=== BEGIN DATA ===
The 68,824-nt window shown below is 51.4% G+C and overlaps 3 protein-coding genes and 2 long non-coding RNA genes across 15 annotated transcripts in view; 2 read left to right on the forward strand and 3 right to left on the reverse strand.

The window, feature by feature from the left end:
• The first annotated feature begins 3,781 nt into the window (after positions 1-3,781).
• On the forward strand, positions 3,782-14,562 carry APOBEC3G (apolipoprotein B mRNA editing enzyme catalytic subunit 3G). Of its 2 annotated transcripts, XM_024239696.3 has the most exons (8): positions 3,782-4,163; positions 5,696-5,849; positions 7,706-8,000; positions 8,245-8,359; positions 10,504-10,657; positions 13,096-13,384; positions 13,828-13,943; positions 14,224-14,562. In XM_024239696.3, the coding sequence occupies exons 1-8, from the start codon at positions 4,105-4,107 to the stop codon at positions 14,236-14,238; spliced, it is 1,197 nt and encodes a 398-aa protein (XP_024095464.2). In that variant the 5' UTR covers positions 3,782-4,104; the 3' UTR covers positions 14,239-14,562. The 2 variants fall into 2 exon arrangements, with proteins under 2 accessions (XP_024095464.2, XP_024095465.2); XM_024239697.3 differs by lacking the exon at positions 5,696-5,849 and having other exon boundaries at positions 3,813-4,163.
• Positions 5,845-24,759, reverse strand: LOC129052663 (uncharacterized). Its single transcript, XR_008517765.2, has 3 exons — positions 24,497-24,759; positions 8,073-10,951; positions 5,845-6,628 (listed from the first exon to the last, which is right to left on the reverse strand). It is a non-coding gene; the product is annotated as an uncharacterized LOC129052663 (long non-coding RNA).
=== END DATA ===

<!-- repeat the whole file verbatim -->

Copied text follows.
The 68,824-nt window shown below is 51.4% G+C and overlaps 3 protein-coding genes and 2 long non-coding RNA genes across 15 annotated transcripts in view; 2 read left to right on the forward strand and 3 right to left on the reverse strand.

The window, feature by feature from the left end:
• The first annotated feature begins 3,781 nt into the window (after positions 1-3,781).
• On the forward strand, positions 3,782-14,562 carry APOBEC3G (apolipoprotein B mRNA editing enzyme catalytic subunit 3G). Of its 2 annotated transcripts, XM_024239696.3 has the most exons (8): positions 3,782-4,163; positions 5,696-5,849; positions 7,706-8,000; positions 8,245-8,359; positions 10,504-10,657; positions 13,096-13,384; positions 13,828-13,943; positions 14,224-14,562. In XM_024239696.3, the coding sequence occupies exons 1-8, from the start codon at positions 4,105-4,107 to the stop codon at positions 14,236-14,238; spliced, it is 1,197 nt and encodes a 398-aa protein (XP_024095464.2). In that variant the 5' UTR covers positions 3,782-4,104; the 3' UTR covers positions 14,239-14,562. The 2 variants fall into 2 exon arrangements, with proteins under 2 accessions (XP_024095464.2, XP_024095465.2); XM_024239697.3 differs by lacking the exon at positions 5,696-5,849 and having other exon boundaries at positions 3,813-4,163.
• Positions 5,845-24,759, reverse strand: LOC129052663 (uncharacterized). Its single transcript, XR_008517765.2, has 3 exons — positions 24,497-24,759; positions 8,073-10,951; positions 5,845-6,628 (listed from the first exon to the last, which is right to left on the reverse strand). It is a non-coding gene; the product is annotated as an uncharacterized LOC129052663 (long non-coding RNA).